Okta, a U.S. access and identity management company, recently disclosed that hackers compromised data on all of its customers during a breach of its support systems, contrary to its previous statement suggesting only a fraction of customers were impacted.
In October, Okta revealed that a hacker used a stolen credential to access its support case management system and pilfer customer-uploaded session tokens that could be exploited to infiltrate the networks of Okta customers. At that time, Okta informed TechCrunch that approximately 1% of customers, equivalent to 134 organizations, were affected.
In a blog post released on Wednesday, Okta’s chief security officer, David Bradbury, admitted that the breach has affected all of its customers. Although Okta spokesperson Cat Schermann declined to provide an exact figure when questioned by TechCrunch, the company’s website indicates around 18,000 customers, including 1Password, Cloudflare, OpenAI, and T-Mobile.
According to Bradbury, on September 28, a hacker executed and obtained a report containing data pertaining to “all Okta customer support system users.” For 99.6% of customers, the hackers only accessed full names and email addresses, as per Okta’s disclosure. However, in some instances, they may have also obtained phone numbers, usernames, and certain employee role details.
Bradbury mentioned, “While we do not have direct knowledge or evidence that this information is being actively exploited, there is a possibility that the threat actor may use this information to target Okta customers via phishing or social engineering attacks.” The notorious Scattered Spider hacking group, also known as Oktapus, has previously utilized various social engineering tactics to target the accounts of Okta customers, including Caesars Entertainment and MGM Resorts.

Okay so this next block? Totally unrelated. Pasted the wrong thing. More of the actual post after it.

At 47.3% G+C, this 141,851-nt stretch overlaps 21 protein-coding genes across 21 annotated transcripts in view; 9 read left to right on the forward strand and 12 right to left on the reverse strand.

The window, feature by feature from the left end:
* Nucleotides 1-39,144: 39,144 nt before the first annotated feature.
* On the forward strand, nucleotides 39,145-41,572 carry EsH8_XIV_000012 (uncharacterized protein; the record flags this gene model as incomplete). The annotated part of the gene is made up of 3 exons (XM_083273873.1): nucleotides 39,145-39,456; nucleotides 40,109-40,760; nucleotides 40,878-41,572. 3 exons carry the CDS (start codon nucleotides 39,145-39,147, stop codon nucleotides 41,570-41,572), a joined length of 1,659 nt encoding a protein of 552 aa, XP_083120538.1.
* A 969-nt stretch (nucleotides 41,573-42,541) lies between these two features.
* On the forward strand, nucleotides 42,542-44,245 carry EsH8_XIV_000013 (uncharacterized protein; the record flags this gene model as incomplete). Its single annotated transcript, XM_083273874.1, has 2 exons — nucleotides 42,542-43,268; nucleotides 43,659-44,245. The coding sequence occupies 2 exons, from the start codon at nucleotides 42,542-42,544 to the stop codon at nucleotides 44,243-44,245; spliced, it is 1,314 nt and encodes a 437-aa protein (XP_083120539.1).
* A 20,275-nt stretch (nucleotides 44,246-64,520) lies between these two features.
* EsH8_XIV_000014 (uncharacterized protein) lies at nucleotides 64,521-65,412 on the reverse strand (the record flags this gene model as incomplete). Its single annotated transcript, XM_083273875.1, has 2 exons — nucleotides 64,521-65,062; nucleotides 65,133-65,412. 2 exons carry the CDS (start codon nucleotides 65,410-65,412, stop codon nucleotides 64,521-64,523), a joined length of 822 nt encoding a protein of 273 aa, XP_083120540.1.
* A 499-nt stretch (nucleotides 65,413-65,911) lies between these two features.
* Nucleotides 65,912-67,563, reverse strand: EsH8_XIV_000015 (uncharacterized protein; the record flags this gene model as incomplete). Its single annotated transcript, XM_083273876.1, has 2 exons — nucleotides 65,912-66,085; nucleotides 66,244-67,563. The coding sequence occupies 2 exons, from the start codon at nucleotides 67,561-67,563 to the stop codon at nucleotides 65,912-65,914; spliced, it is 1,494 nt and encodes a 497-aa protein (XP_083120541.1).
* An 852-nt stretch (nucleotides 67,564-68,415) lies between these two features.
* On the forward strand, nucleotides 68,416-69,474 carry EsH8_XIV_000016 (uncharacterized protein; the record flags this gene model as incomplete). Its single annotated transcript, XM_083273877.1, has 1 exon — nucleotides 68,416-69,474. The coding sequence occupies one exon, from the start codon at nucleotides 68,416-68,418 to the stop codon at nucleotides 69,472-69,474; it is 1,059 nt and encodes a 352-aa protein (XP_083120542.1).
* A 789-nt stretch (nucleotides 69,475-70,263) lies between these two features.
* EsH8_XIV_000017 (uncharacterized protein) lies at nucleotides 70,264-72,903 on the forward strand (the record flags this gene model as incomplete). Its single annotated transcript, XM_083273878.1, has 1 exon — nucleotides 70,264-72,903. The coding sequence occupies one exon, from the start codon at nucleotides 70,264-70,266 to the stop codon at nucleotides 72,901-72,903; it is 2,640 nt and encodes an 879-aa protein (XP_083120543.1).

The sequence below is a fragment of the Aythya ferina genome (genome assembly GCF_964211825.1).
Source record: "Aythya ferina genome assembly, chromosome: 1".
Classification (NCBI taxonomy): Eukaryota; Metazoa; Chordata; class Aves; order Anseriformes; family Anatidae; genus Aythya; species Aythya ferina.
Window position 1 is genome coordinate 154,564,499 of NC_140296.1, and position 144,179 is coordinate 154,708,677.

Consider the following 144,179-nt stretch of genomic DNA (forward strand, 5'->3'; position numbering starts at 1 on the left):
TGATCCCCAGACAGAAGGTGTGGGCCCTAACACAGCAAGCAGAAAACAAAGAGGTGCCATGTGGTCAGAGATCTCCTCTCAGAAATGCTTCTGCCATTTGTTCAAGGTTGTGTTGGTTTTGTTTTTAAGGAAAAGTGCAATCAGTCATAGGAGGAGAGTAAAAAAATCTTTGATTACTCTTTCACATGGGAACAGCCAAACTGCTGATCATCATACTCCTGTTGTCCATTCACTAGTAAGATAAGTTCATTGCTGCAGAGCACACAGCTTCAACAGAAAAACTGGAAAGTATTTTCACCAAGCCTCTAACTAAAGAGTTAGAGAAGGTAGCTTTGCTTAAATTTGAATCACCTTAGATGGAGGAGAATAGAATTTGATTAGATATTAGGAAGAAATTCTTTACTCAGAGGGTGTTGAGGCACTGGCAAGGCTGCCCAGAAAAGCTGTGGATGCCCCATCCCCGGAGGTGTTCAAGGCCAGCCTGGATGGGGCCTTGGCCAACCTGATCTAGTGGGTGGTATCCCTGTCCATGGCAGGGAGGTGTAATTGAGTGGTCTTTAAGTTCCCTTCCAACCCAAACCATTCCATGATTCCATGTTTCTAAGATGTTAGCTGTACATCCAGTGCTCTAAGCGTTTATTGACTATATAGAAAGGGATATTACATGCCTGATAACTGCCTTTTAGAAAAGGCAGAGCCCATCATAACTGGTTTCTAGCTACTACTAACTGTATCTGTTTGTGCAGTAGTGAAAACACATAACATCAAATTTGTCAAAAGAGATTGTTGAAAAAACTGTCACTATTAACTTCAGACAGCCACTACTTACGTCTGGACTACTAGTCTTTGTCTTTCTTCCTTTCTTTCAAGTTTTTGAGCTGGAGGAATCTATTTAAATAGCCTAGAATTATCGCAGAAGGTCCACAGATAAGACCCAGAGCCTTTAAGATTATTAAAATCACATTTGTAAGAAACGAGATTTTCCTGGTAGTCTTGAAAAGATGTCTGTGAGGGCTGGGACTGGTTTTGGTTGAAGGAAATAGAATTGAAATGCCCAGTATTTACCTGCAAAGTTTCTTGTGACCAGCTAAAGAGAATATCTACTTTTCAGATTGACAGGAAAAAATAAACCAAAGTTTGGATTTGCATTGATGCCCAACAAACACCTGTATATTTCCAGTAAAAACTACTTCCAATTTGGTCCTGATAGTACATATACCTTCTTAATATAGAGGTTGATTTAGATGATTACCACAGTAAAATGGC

Okta is urging all customers to implement multi-factor authentication and use phishing-resistant authenticators, such as physical security keys.
Okta’s subsequent analysis unveiled that the threat actor also accessed “additional reports and support cases,” containing the contact information of all Okta-certified users and some Okta Customer Identity Cloud (CIC) customer contacts. Furthermore, some Okta employee information was included in these reports, but the exact number of affected employees out of its 6,000 staff has not been confirmed.
Okta has clarified that none of its government customers are impacted by the breach, and its Auth0 support case management system remained unaffected.
At present, the identity of the threat actors behind the recent breach of Okta’s systems remains unknown.
This is just one of several security incidents affecting Okta. Last year, the company acknowledged that hackers had stolen some of its source code. Another incident earlier in the year involved hackers sharing screenshots indicating access to the company’s internal network after compromising a vendor Okta used for customer service.